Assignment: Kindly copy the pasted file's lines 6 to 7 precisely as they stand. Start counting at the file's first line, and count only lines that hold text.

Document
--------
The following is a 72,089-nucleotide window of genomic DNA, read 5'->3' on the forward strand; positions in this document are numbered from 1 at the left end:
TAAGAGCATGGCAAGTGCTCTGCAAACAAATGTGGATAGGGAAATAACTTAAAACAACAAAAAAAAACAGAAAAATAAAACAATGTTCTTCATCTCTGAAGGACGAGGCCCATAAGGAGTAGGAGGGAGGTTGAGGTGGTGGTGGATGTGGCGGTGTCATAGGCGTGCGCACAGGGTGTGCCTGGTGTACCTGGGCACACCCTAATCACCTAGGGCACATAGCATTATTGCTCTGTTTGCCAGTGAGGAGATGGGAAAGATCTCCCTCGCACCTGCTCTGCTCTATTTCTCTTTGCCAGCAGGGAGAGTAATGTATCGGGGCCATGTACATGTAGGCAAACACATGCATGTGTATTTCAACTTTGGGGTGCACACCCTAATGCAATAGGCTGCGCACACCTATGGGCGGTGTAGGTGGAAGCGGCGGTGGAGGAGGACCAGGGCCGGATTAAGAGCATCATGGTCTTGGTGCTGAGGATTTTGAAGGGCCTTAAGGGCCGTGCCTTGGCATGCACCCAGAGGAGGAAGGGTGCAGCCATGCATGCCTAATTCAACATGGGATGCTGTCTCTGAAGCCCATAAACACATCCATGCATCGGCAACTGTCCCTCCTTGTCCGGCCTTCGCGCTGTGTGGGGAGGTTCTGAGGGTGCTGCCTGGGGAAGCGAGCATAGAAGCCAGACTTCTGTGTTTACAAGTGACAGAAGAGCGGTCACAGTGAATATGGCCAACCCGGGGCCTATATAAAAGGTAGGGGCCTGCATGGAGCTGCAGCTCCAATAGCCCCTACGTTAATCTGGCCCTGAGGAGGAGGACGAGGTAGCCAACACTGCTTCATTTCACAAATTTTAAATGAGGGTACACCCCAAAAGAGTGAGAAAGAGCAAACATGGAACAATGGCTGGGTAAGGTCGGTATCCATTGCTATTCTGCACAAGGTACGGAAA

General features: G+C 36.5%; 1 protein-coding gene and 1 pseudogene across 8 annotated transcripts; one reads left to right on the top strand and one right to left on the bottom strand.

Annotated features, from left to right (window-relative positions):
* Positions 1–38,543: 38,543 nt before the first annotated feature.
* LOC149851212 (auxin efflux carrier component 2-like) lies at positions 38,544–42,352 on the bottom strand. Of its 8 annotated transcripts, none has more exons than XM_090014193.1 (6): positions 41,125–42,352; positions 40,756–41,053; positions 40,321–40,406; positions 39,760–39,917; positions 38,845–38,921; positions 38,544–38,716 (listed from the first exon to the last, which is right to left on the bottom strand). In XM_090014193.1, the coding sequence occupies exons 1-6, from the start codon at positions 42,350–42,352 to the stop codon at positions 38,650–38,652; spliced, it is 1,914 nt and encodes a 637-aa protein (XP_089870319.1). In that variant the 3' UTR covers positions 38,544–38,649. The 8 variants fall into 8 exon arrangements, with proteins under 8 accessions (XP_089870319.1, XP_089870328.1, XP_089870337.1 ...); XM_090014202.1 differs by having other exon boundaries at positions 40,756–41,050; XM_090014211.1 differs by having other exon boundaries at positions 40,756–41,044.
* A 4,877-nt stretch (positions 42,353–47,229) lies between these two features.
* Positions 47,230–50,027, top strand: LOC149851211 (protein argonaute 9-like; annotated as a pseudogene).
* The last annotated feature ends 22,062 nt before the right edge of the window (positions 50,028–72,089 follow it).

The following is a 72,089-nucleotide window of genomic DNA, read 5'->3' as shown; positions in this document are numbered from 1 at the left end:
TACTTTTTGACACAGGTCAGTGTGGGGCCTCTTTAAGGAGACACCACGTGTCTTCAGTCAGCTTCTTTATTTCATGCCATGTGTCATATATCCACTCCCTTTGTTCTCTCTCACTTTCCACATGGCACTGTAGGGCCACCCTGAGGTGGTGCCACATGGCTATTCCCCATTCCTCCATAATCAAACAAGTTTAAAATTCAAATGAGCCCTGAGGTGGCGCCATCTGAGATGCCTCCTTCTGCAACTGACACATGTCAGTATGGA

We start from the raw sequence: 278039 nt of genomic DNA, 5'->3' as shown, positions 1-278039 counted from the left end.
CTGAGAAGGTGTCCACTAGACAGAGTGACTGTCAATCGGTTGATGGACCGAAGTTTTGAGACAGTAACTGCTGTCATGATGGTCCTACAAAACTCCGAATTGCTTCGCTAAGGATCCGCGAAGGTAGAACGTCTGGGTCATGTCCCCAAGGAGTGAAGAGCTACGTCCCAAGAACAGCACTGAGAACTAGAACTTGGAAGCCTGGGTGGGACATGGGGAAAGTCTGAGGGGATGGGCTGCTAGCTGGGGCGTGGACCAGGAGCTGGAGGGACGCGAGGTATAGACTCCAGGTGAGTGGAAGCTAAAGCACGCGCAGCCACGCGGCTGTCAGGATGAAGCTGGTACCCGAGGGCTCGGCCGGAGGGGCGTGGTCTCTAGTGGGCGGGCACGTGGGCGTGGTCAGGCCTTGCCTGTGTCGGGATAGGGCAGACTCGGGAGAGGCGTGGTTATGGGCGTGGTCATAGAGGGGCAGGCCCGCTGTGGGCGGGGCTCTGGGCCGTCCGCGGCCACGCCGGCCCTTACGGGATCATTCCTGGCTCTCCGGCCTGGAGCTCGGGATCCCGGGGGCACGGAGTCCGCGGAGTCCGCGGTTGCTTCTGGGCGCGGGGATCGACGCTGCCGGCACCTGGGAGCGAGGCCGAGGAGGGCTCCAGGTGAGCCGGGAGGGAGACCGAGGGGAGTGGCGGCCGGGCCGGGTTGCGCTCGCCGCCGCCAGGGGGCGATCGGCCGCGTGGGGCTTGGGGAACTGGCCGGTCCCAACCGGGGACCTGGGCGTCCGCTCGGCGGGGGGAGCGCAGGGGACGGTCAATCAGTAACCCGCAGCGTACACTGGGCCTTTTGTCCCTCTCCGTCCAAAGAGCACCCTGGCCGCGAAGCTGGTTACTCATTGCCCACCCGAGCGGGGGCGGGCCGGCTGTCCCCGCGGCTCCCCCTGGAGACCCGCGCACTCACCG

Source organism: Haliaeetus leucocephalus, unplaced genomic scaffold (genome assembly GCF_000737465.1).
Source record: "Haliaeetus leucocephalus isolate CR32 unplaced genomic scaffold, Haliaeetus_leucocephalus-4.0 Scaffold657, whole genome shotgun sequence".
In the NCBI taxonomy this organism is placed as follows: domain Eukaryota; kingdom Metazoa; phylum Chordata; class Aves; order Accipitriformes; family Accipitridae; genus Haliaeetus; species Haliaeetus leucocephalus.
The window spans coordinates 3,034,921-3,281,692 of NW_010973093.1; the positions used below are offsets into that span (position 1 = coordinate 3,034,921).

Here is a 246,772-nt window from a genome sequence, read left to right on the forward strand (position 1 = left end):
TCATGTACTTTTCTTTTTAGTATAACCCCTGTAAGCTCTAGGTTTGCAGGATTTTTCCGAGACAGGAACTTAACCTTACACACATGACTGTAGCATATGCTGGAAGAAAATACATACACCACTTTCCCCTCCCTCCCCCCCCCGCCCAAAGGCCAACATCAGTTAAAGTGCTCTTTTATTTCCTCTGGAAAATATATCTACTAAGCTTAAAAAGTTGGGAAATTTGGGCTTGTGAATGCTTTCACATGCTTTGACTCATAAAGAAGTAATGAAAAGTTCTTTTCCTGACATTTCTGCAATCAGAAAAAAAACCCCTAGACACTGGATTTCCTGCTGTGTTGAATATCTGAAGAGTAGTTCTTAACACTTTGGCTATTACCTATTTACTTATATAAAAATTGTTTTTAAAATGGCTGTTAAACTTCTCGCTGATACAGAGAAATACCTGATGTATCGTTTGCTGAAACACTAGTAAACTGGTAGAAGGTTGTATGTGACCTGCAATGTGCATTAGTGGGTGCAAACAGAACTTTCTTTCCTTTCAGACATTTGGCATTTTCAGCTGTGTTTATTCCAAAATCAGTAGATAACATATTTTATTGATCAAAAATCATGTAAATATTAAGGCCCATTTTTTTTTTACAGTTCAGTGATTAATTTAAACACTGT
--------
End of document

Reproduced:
* LOC149851212 (auxin efflux carrier component 2-like) lies at positions 38,544–42,352 on the bottom strand. Of its 8 annotated transcripts, none has more exons than XM_090014193.1 (6): positions 41,125–42,352; positions 40,756–41,053; positions 40,321–40,406; positions 39,760–39,917; positions 38,845–38,921; positions 38,544–38,716 (listed from the first exon to the last, which is right to left on the bottom strand). In XM_090014193.1, the coding sequence occupies exons 1-6, from the start codon at positions 42,350–42,352 to the stop codon at positions 38,650–38,652; spliced, it is 1,914 nt and encodes a 637-aa protein (XP_089870319.1). In that variant the 3' UTR covers positions 38,544–38,649. The 8 variants fall into 8 exon arrangements, with proteins under 8 accessions (XP_089870319.1, XP_089870328.1, XP_089870337.1 ...); XM_090014202.1 differs by having other exon boundaries at positions 40,756–41,050; XM_090014211.1 differs by having other exon boundaries at positions 40,756–41,044.
* A 4,877-nt stretch (positions 42,353–47,229) lies between these two features.